Posted by Neil Hague - memes and headline comments by David Icke Posted on 4 July 2023

The Sounds Of Invisible Worlds

More than 400 years ago in the small Dutch town of Middelburg, a father-and-son team stumbled on an invention that would one day change history, but which they dismissed as a dud. By tinkering with glass lenses, Hans and Zacharias Janssen invented the microscope. Yet this was not by design.

The Janssens were leaders in a new and highly lucrative industry: making reading glasses. In their quest for the perfect pair of spectacles, a highly sought-after luxury item, the Janssens discovered that they could magnify objects by aligning two lenses in a cylindrical tube. They were astounded to find that combining two lenses magnifies much more than any one lens does on its own. But the view was blurry and the device too clunky for their clients, so they put their quirky discovery aside.

The Janssens’ magnifying machine lay mostly unnoticed for nearly a hundred years before someone put it to use. Antonie van Leeuwenhoek, a Dutch fabric merchant with a grade school education, first built a few homemade microscopes with a mundane goal: checking the quality of the expensive fabrics he had purchased from overseas. But Van Leeuwenhoek soon turned his attention to the world around him, pointing his microscope at well water, mold, bees, lice, yeast, blood cells, human breast milk (his wife’s) and sperm (his own). Everywhere he looked, his microscopes revealed a strange new world of beings living in every nook and cranny of our world, but unseen by the unaided eye.

Van Leeuwenhoek initially (and wisely) kept his discoveries secret for fear of ridicule. When he eventually revealed what he had seen, polite Dutch society disdained his strange proclivity for magnifying bodily substances; many simply refused to believe in the existence of “animalcules” altogether. Nevertheless, Van Leeuwenhoek penned hundreds of letters to the Royal Society in London, which — after initial suspicion and a visit from a skeptical scientific delegation — eventually accepted his findings. The humble merchant’s research papers were published alongside those of Sir Isaac Newton in the Royal Society’s learned journal.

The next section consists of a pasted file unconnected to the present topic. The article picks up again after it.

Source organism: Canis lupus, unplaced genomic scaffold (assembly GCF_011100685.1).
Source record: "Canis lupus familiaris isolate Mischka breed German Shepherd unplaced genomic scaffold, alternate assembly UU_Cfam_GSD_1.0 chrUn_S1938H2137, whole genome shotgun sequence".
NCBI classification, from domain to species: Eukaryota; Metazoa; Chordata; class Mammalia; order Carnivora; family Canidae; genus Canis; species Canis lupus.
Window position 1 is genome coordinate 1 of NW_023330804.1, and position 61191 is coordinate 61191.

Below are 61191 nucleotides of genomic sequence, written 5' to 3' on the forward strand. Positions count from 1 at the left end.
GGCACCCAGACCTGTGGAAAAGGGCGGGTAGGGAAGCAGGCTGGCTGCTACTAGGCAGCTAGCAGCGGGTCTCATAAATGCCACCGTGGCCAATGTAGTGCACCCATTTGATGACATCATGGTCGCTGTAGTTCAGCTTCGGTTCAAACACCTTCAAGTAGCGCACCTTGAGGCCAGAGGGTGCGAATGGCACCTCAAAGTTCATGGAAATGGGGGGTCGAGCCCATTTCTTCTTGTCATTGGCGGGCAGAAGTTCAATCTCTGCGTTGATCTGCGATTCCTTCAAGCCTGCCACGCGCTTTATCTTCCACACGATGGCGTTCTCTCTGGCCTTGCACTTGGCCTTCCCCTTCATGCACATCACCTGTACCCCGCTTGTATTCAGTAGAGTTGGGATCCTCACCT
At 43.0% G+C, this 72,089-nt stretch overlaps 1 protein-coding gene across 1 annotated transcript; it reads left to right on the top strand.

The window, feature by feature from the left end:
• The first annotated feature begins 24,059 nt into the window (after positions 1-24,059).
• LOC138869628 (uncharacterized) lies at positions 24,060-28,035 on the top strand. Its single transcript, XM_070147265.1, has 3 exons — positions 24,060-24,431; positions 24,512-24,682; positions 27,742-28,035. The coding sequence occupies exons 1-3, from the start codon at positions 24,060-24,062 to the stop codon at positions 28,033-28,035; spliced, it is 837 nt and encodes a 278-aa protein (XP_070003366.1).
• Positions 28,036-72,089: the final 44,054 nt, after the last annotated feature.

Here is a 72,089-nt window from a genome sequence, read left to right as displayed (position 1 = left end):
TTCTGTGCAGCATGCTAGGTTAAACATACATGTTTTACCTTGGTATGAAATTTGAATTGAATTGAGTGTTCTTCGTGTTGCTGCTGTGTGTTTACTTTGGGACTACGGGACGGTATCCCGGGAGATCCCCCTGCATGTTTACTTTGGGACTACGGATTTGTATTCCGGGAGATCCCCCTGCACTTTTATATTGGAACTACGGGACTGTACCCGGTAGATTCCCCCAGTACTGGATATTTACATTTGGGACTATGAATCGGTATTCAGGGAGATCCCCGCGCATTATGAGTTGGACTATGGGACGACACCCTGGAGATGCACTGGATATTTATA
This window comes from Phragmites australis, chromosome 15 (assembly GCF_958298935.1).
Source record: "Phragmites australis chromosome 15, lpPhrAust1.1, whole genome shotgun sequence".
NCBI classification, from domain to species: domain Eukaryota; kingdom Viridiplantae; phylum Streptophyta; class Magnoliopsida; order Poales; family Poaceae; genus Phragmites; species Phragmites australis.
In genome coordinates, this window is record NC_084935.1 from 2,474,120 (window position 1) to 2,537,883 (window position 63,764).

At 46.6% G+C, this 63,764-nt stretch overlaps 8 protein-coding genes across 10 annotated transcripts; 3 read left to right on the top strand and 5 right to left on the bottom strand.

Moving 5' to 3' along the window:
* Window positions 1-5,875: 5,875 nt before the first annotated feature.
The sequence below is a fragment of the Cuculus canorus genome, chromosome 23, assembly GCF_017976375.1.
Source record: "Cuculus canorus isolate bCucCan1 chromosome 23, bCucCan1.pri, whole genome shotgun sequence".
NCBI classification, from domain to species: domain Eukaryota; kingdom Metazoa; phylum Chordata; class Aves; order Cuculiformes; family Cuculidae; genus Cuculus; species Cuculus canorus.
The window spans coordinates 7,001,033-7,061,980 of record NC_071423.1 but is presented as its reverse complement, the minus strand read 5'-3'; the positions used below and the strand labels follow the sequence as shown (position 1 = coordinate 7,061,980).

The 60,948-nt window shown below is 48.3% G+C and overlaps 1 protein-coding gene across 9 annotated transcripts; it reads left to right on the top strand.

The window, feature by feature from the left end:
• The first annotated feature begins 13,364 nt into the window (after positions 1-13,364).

The new world of microscopic observation soon fascinated scientists and philosophers alike. Microscopes proliferated as a form of visual prosthetics — artificial eyes that helped humanity see new things in new ways, laying the foundation for startling discoveries. The study of the microscopic world renewed interest in atomism — an early theory that the world was composed of fundamental, tiny particles — and would also eventually provide new methods for understanding contagion and disease.

As the historian of science Catherine Wilson argued in “The Invisible World,” the microscope catalyzed the Scientific Revolution. The simple device captured a complex idea: Science could reveal aspects of the natural world that were invisible to naked human perception. Spectacles merely helped us focus on the written word; the microscope enabled humans to perceive entirely new realms, extending the power of both sight and imagination. The microscope enabled humans to perceive entirely new realms, extending the power of both sight and imagination.

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